Infrastructure investment welcomed
The Mayor of London, Boris Johnson, has welcomed the Government’s support for the Northern Line extension to Battersea – although no funding has been secured at this stage.
He praised the commitment to London’s infrastructure announced in the Chancellor’s Autumn Statement, such as the creation of new stations at Vauxhall and Nine Elms, and also welcomed the money to reduce rail fare increases.
The rail infrastructure measures announced in the Autumn Statement could help deliver an estimated 16,000 new homes and 25,000 new jobs in the capital.
Johnson said yesterday: “Maintaining London’s position as the motor of the UK economy will return huge revenues to the exchequer that will benefit the whole UK for years to come.
“Most importantly it further unlocks the massive potential of two long neglected areas of the capital in Nine Elms and east London, creating desperately needed jobs and apprenticeships and improving the lives of the thousands of Londoners.”
Rail companies and organisations have also responded to the announcement of the Infrastructure Plan, which covers £30bn investment into 500 projects on road and rail, as well as focusing on 35 top priority projects.
These include a £4m upgrade for the Newcastle Metro, £290m to electrify the TransPennine route between Manchester and Leeds to cut journey times and £270m for an east-west rail link between Oxford and Bedford.
Bridge renewals will be allocated £290m funding, £45m will extend the Oyster scheme in London and £80m will be spent on the procurement process for 130 new carriages for trains in South London.
May Gurney welcomed the investment, but warned that existing infrastructure must continue to be maintained. A spokesman stated: “While this money will help build new projects, having a strategic vision for maintaining existing infrastructure is equally vital.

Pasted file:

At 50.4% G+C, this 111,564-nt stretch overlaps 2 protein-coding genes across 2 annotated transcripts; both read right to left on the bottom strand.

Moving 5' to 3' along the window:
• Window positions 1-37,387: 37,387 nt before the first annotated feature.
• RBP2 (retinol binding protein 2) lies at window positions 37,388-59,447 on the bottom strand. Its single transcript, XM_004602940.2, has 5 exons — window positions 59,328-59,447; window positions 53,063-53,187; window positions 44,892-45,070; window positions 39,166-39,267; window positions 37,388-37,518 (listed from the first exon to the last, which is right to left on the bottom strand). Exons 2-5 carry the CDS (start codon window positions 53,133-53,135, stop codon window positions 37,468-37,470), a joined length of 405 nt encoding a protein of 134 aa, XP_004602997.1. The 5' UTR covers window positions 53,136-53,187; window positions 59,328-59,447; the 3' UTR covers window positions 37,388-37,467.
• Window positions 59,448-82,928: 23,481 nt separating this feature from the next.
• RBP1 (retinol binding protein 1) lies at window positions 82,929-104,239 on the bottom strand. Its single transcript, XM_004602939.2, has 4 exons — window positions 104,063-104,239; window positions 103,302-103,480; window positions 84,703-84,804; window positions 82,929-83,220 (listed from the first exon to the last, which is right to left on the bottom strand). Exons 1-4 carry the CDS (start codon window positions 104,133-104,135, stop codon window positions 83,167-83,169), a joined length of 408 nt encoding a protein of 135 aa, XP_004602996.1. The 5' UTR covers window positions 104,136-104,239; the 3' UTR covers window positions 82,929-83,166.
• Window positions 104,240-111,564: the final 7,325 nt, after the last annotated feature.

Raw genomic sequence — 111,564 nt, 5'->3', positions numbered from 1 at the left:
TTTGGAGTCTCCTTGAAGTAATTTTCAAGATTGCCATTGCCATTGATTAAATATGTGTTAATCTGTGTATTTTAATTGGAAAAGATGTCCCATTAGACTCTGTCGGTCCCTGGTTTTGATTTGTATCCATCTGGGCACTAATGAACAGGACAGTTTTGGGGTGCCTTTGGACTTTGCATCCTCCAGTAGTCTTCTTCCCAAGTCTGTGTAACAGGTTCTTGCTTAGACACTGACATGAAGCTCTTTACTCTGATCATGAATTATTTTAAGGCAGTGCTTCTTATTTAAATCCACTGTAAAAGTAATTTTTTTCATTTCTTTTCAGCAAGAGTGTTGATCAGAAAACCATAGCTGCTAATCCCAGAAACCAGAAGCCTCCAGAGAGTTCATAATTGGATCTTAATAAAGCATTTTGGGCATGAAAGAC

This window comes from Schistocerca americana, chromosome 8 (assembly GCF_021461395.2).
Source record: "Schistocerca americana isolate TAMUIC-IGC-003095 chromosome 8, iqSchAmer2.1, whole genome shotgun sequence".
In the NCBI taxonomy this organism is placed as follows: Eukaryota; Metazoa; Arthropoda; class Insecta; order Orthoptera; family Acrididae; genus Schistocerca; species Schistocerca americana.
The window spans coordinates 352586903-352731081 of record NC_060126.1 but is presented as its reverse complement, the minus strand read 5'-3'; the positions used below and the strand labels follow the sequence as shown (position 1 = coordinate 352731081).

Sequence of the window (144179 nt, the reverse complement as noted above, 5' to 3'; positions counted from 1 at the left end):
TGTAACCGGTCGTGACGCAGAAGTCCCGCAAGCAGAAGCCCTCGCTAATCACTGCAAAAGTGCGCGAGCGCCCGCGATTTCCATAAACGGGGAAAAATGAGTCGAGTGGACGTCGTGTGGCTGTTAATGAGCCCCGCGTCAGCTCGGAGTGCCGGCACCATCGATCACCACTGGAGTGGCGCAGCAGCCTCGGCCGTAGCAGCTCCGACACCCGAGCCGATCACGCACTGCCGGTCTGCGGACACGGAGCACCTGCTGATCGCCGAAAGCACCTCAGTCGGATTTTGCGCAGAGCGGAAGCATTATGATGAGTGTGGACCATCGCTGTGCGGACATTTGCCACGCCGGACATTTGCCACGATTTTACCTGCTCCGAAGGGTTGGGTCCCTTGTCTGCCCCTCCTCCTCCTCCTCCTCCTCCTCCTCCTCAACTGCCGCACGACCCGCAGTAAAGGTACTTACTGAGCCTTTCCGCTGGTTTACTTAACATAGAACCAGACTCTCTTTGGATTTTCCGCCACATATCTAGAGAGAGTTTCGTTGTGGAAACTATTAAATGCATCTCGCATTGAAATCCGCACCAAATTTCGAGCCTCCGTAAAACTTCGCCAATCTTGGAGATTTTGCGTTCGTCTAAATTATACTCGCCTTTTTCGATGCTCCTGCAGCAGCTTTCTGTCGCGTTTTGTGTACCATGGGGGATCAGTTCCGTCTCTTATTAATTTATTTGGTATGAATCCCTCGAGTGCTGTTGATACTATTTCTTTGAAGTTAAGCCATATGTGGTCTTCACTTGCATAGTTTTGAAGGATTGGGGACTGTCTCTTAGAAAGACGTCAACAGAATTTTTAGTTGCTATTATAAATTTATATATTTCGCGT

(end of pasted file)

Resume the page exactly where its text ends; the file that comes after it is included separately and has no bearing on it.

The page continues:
“While the new investment announced by the Government will create jobs and help drive economic growth, allowing local authorities to seek similar private sector investment to improve and maintain existing infrastructure would be equally valuable in helping keep UK businesses and residents moving.”
Chancellor George Osborne also announced that fare rises in 2012 would be RPI+1%, instead of the planned RPI+3%. This announcement caught the TOCs off-guard – and highlighted the power of the Treasury. ATOC chief executive Michael Roberts called it a “positive decision”, but also sounded a note of caution, saying: “Train companies are working hard to ensure that the change can be implemented in time for the new year.”
London TravelWatch welcomed this news. The chair, Sharon Grant, said: “At a time of increasing pressure on household budgets, it’s very good news that expected fare increases are to be curbed. Passengers tell us though that they still feel that the fares they pay are not good value for money. So even with this smaller increase, we still look to operators to improve their service offerings.”
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